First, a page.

Tuesday, March 13, 2007

Making Mobile Browsers Work Better with ASP.NET

ASP.NET is architected with a robust scheme for adaptive page rendering. This scheme allows "server controls" or metamarkup to be rendered appropriately to various browsers, and becomes particularly important when using the mobile web controls.

For an overview of how this works, take a look at ASP.NET Web Server Controls and Browser Capabilities (from MSDN/Visual Studio '05 docs)

There are also numreous ways of overriding this framework, from code (Page.ClientTarget) to XML config files, to defining new browsers, or altering attributes of the browser configurations that ship with the framework.

Modification is critical for mobile web development, because the device data that ships with ASP.NET 2.0 doesn't include any of the wireless devices shipped in the past two years or so. (For a list of what is included, check out this list and walk down memory lane)

Since most users of mobile applications will be carrying a device built in the last 2 years the built-in browser profiles will not cover current customer devices. The good news is that the browsers in these newer devices are more advanced than the earlier browsers, and make a credible attempt to process xhtml and javascript. So less divergence from a "basic desktop browser" profile is needed to address these clients.

Here is what I did to handle some problems with newer Motorola and Nokia devices:

If the framework cannot come up with a positive match for the User Agent string to either an individual browser definition or a family of browsers, it is bound to the "default" profile and identified by the name "Unknown"

All major desktop browsers are correctly identified, whereas many (maybe most) late-model mobile browsers are not identified. So if the browser is identified as "Unknown", we'll assume it's a new mobile device.

The framework will render for a base desktop browser, which works pretty well. But certain postbacks cause a processing error which can be circumvented by altering the "default" profile and adding the attribute "requiresPostRedirectionHandling" right into the default definition. Rather than editing the files that ship with ASP.NET (which may be impossible in a shared hosting environment anyway), the preferred approach is:

1. Add the special "App_Browsers" folder to your ASP.NET 2.0 app
2. Add .browser file to that folder -- mine is called Supplement.browser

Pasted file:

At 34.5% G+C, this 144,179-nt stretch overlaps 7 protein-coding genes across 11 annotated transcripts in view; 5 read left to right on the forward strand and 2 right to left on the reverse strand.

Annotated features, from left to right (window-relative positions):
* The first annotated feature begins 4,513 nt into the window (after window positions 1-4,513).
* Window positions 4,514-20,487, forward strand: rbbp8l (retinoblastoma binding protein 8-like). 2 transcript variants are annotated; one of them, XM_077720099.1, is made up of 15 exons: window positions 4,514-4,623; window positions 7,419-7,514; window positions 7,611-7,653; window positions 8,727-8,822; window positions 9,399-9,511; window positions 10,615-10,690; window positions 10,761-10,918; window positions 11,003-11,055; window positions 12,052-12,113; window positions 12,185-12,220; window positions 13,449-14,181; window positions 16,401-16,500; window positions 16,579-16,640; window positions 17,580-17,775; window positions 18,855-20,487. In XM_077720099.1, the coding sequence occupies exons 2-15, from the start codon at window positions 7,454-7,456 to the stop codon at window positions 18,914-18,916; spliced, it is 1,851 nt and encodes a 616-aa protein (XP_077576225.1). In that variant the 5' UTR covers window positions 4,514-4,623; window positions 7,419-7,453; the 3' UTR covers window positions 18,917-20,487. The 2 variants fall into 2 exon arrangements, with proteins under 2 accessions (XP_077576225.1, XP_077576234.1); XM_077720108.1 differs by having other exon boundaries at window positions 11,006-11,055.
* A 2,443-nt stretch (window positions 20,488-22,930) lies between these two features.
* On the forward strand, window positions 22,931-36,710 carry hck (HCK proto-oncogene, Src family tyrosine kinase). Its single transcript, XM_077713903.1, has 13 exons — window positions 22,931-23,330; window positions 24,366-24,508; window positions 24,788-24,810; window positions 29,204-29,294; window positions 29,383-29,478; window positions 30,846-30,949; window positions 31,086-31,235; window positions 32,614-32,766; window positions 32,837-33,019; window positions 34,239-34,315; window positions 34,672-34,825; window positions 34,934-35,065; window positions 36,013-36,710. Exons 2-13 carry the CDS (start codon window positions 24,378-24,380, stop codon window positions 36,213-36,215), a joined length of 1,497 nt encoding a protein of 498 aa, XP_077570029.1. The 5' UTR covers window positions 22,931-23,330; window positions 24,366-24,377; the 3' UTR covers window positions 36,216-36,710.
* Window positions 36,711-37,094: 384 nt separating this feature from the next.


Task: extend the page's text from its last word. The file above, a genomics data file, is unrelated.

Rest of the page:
3. Add the attribute into an XML element that specifies this should modify the existing default definition. Here's how the whole file looks:

<browsers>
<browser refID="Default">
<capabilities>
<capability name="requiresPostRedirectionHandling" value="true" />
</capabilities>
</browser>
</browsers>

The refID attribute refers to the Default definition that you can find in [WINDIR]\Microsoft.NET\Framework\[VERSION]\CONFIG\Browsers

For my application, this fix got my app running great on the MOTO RAZR devices, where I had experienced a number of problems before.

4. I also wanted to target newer Nokia phones. They have a family of browsers which are identified even when the individual phone model is not. So I added this element inside the 'browsers' tag to fix the Nokias:

<browser refID="Nokia">
<capabilities>
<capability name="cookies" value="true" />
<capability name="preferredRenderingMime" value="application/xhtml+xml" />
<capability name="preferredRenderingType" value="xhtml-basic" />
<capability name="isColor" value="true" />
<capability name="requiresPostRedirectionHandling" value="true" />
</capabilities>
</browser>

As you can see, I noticed that these devices are xhtml capable, but the Nokia default profile was sending them WAP content. I also pointed out to ASP.NET that these devices take cookies, are all color, and handle redirects differently from desktops.

I'm sure I'll find more issues and more fixes, but these have made a big difference once I figured them out.

Incidentally, save yourself a lot of pain and do not rely on either Motorola's ADK emulator or Cingular's online (ActiveX) emulators to test web content on these devices. Many difficult bugs appeared with these emulators, but on the actual devices, everything worked great. Nokia's emulator/SDK on the other hand was pretty solid and very helpful.

3 comments:

Toncho said...

Can you publish your other mobile browser modifications. Your experience will be quite handy to all ASP.NET Mobile programmers like me!

joe said...

Is there any where online wher i can get a list of new browser definition capability files online.

This post has been very helpfull any more information on the topic would be great. :)

Anonymous said...

mobile browser is popular now!



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